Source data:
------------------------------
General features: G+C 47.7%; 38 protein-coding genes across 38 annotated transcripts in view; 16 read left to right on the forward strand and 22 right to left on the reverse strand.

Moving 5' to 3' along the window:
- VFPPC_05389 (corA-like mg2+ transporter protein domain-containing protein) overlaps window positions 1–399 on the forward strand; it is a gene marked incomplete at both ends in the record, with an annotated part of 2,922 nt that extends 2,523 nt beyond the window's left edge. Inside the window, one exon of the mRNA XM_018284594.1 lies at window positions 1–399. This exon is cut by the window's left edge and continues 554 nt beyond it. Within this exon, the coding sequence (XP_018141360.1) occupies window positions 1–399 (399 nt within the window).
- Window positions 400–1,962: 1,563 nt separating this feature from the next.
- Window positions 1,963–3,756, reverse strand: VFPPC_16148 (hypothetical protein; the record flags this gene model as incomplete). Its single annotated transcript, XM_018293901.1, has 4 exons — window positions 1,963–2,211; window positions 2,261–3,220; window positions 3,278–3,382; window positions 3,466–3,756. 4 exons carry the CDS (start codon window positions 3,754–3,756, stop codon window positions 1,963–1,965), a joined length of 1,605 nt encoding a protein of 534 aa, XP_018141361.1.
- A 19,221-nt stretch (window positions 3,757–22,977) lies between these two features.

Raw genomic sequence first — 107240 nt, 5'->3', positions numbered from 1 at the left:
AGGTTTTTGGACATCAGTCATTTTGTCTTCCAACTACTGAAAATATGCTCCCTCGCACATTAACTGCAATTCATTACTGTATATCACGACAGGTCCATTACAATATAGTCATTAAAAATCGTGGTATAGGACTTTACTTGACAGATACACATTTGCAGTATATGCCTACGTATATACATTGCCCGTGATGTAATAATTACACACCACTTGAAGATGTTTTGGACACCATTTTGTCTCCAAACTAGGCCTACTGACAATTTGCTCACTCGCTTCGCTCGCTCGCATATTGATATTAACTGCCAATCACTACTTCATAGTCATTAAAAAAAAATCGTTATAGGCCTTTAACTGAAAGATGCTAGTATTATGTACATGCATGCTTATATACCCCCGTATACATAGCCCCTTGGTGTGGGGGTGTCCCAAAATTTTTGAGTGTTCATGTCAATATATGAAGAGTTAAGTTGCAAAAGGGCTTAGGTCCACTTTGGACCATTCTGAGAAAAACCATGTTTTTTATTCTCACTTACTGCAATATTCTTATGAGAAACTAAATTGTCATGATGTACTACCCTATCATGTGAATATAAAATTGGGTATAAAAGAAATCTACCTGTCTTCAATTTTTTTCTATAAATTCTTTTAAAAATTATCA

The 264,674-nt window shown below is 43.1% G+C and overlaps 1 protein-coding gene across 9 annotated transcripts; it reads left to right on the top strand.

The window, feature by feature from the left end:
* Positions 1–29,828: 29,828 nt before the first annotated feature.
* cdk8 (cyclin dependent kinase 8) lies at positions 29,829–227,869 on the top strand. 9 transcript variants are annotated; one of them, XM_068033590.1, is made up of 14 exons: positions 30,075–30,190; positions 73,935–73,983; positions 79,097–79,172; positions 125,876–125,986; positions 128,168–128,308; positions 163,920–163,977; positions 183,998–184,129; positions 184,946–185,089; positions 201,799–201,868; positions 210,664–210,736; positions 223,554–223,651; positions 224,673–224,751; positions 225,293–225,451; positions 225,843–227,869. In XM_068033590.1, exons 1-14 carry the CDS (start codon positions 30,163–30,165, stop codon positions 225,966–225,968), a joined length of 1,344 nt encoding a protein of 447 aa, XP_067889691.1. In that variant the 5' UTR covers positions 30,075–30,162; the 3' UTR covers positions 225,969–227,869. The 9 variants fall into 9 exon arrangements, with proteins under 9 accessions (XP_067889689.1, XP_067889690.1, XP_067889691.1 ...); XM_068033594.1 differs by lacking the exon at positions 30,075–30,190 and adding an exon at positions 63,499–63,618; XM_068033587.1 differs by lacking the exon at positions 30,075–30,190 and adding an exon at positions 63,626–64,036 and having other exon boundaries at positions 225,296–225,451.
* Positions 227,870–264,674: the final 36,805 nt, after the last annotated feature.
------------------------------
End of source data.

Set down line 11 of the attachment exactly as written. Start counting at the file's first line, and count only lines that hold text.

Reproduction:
* Positions 1–29,828: 29,828 nt before the first annotated feature.